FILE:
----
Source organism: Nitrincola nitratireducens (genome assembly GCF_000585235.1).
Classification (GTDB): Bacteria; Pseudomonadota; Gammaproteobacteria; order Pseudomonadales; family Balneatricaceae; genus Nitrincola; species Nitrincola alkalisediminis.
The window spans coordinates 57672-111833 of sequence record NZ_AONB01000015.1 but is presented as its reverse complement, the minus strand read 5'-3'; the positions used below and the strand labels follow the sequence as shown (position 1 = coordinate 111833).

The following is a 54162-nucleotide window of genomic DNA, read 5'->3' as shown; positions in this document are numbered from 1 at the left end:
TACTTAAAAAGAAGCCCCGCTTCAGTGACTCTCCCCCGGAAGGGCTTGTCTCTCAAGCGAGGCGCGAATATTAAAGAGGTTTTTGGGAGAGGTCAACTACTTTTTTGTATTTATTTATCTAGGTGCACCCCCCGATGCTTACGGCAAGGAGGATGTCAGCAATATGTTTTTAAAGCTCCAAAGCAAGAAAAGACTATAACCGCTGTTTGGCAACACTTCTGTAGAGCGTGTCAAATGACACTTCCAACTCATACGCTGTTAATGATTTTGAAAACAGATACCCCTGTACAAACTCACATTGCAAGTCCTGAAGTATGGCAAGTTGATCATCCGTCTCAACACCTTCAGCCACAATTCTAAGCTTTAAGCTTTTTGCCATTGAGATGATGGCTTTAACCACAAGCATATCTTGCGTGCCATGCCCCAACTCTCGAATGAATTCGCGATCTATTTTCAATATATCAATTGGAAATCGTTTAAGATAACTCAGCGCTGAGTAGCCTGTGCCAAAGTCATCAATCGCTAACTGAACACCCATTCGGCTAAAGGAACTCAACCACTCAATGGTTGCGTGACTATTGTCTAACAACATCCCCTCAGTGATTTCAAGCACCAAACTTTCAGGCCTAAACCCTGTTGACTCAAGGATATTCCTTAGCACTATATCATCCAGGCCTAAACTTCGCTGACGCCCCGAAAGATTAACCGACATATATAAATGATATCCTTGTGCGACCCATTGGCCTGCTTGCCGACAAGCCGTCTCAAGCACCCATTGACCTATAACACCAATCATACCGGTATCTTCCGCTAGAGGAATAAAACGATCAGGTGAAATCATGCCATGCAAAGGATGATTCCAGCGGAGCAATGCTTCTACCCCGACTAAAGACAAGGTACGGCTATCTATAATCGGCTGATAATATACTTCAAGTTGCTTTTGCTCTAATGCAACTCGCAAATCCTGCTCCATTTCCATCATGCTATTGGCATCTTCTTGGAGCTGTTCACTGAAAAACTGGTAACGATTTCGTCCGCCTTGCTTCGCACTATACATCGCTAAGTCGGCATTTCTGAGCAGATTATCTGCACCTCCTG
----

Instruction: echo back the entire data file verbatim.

Source organism: Nitrincola nitratireducens (genome assembly GCF_000585235.1).
Classification (GTDB): Bacteria; Pseudomonadota; Gammaproteobacteria; order Pseudomonadales; family Balneatricaceae; genus Nitrincola; species Nitrincola alkalisediminis.
The window spans coordinates 57672-111833 of sequence record NZ_AONB01000015.1 but is presented as its reverse complement, the minus strand read 5'-3'; the positions used below and the strand labels follow the sequence as shown (position 1 = coordinate 111833).

The following is a 54162-nucleotide window of genomic DNA, read 5'->3' as shown; positions in this document are numbered from 1 at the left end:
TACTTAAAAAGAAGCCCCGCTTCAGTGACTCTCCCCCGGAAGGGCTTGTCTCTCAAGCGAGGCGCGAATATTAAAGAGGTTTTTGGGAGAGGTCAACTACTTTTTTGTATTTATTTATCTAGGTGCACCCCCCGATGCTTACGGCAAGGAGGATGTCAGCAATATGTTTTTAAAGCTCCAAAGCAAGAAAAGACTATAACCGCTGTTTGGCAACACTTCTGTAGAGCGTGTCAAATGACACTTCCAACTCATACGCTGTTAATGATTTTGAAAACAGATACCCCTGTACAAACTCACATTGCAAGTCCTGAAGTATGGCAAGTTGATCATCCGTCTCAACACCTTCAGCCACAATTCTAAGCTTTAAGCTTTTTGCCATTGAGATGATGGCTTTAACCACAAGCATATCTTGCGTGCCATGCCCCAACTCTCGAATGAATTCGCGATCTATTTTCAATATATCAATTGGAAATCGTTTAAGATAACTCAGCGCTGAGTAGCCTGTGCCAAAGTCATCAATCGCTAACTGAACACCCATTCGGCTAAAGGAACTCAACCACTCAATGGTTGCGTGACTATTGTCTAACAACATCCCCTCAGTGATTTCAAGCACCAAACTTTCAGGCCTAAACCCTGTTGACTCAAGGATATTCCTTAGCACTATATCATCCAGGCCTAAACTTCGCTGACGCCCCGAAAGATTAACCGACATATATAAATGATATCCTTGTGCGACCCATTGGCCTGCTTGCCGACAAGCCGTCTCAAGCACCCATTGACCTATAACACCAATCATACCGGTATCTTCCGCTAGAGGAATAAAACGATCAGGTGAAATCATGCCATGCAAAGGATGATTCCAGCGGAGCAATGCTTCTACCCCGACTAAAGACAAGGTACGGCTATCTATAATCGGCTGATAATATACTTCAAGTTGCTTTTGCTCTAATGCAACTCGCAAATCCTGCTCCATTTCCATCATGCTATTGGCATCTTCTTGGAGCTGTTCACTGAAAAACTGGTAACGATTTCGTCCGCCTTGCTTCGCACTATACATCGCTAAGTCGGCATTTCTGAGCAGATTATCTGCACCTCCTG